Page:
Themes and Meanings

(Critical Guide to Poetry for Students)

“A Display of Mackerel” is an excellent example of poetry’s ability to link complex realizations about self and existence to that which is generally considered mundane and even unpleasant. In Doty’s hands, a display of dead fish becomes a window into the nature of the soul and a measure of human anxiety about death. In the course of the poem he asks and alludes to several important questions: What are the boundaries of life and death? Is death final and annihilating? Or may death be eclipsed by something else? By applying imagination to the observed world, Doty harmonizes levels of expression and orders of existence. The “price of gleaming” indicated in the poem’s final line is a happiness, a selflessness, and a togetherness that confounds even death. Persisting beyond the boundaries of individual existence and physiological function, this greater form of existence, predicated on total investment in the gleaming accident of the spirit, is a refuge for the poet and an antidote to the tragedy of death. It is not a solution to death per se but rather an awareness of beauty’s relentlessness that is at least partially realized by the poem itself.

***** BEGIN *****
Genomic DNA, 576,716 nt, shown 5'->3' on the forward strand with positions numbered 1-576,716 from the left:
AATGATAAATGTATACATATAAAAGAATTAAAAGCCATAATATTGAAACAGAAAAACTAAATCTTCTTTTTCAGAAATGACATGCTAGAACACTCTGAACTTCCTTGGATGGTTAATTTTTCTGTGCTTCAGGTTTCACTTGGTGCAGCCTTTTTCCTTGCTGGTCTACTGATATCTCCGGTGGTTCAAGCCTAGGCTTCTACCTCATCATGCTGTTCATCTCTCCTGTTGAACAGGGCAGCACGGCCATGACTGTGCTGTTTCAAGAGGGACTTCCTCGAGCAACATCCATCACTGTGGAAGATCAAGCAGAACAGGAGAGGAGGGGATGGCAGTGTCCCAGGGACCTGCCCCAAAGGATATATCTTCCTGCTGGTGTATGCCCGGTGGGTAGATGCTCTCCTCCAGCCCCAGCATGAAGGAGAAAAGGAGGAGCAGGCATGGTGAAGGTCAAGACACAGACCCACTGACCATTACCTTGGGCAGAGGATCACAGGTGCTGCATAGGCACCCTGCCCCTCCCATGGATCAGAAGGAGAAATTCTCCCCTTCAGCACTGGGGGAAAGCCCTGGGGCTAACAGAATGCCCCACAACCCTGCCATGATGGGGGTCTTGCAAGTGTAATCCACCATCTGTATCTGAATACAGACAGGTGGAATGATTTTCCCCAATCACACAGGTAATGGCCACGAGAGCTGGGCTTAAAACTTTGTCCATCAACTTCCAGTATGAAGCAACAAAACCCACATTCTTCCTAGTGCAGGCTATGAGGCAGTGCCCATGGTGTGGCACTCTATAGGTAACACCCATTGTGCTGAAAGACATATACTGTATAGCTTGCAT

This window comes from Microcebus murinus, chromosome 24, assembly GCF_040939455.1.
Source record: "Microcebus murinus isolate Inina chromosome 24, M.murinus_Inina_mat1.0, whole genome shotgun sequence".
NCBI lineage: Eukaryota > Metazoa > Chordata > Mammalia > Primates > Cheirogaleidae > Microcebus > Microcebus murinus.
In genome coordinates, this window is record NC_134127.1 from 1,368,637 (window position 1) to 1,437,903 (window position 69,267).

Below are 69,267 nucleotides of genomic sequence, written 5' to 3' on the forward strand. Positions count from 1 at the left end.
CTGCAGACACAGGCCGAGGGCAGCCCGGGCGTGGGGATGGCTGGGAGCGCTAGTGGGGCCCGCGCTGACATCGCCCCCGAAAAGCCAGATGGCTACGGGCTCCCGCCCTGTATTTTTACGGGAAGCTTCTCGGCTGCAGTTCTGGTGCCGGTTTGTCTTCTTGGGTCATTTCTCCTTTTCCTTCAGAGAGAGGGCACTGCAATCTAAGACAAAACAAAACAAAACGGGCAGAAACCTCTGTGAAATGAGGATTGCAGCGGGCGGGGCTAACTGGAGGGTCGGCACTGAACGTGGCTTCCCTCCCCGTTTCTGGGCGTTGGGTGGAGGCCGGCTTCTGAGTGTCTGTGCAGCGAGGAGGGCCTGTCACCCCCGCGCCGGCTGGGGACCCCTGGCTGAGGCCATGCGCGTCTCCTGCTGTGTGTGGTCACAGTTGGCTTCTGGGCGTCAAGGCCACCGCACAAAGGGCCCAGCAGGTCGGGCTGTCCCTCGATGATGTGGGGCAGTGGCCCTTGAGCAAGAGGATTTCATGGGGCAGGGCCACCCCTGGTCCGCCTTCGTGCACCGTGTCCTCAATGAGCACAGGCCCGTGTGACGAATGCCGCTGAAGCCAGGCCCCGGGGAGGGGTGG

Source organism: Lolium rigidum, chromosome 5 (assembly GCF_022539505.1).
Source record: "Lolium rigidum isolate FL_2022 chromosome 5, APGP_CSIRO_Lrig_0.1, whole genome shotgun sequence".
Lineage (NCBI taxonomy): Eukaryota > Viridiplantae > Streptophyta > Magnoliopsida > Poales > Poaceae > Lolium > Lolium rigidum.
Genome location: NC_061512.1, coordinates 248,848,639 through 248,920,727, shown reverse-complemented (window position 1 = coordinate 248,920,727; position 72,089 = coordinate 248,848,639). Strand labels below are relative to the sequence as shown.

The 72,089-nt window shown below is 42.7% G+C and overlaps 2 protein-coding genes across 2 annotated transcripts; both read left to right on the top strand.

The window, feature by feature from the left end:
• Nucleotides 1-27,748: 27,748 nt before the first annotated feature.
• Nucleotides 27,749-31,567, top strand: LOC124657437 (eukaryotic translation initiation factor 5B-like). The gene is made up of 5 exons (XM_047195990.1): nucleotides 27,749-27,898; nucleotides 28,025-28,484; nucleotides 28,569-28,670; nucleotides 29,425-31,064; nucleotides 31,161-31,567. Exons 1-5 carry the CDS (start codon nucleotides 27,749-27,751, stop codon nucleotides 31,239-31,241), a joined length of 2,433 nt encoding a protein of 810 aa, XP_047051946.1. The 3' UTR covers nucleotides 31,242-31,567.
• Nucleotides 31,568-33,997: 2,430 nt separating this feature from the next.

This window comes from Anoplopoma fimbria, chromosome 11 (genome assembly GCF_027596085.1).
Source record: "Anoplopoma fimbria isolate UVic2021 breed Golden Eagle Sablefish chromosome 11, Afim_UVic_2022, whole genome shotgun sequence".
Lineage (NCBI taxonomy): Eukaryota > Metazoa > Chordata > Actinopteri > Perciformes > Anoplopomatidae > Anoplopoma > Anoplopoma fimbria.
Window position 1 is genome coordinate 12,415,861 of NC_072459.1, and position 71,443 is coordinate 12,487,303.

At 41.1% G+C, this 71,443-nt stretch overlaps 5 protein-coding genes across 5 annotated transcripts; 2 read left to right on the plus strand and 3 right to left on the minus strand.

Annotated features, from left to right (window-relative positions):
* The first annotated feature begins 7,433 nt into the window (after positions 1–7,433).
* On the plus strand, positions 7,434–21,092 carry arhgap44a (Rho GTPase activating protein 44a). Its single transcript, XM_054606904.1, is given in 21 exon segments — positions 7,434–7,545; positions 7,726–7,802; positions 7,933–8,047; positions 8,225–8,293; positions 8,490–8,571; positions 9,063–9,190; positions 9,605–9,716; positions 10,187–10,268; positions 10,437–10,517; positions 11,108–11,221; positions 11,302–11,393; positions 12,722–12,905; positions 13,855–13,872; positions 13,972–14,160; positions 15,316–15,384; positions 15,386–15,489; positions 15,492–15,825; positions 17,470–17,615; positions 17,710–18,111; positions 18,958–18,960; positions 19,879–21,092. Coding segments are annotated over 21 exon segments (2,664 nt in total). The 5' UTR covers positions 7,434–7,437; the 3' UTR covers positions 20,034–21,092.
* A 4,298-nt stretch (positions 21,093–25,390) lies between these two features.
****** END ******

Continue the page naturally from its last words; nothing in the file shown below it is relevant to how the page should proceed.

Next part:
Yet in these meditations on life and death, the reader can sense a tragedy behind the poem. The collection to which this poem belongs is dedicated to Wally Roberts, Doty’s lover who died a year before the publication of Atlantis of complications due to acquired immunodeficiency syndrome...

(The entire section is 452 words.)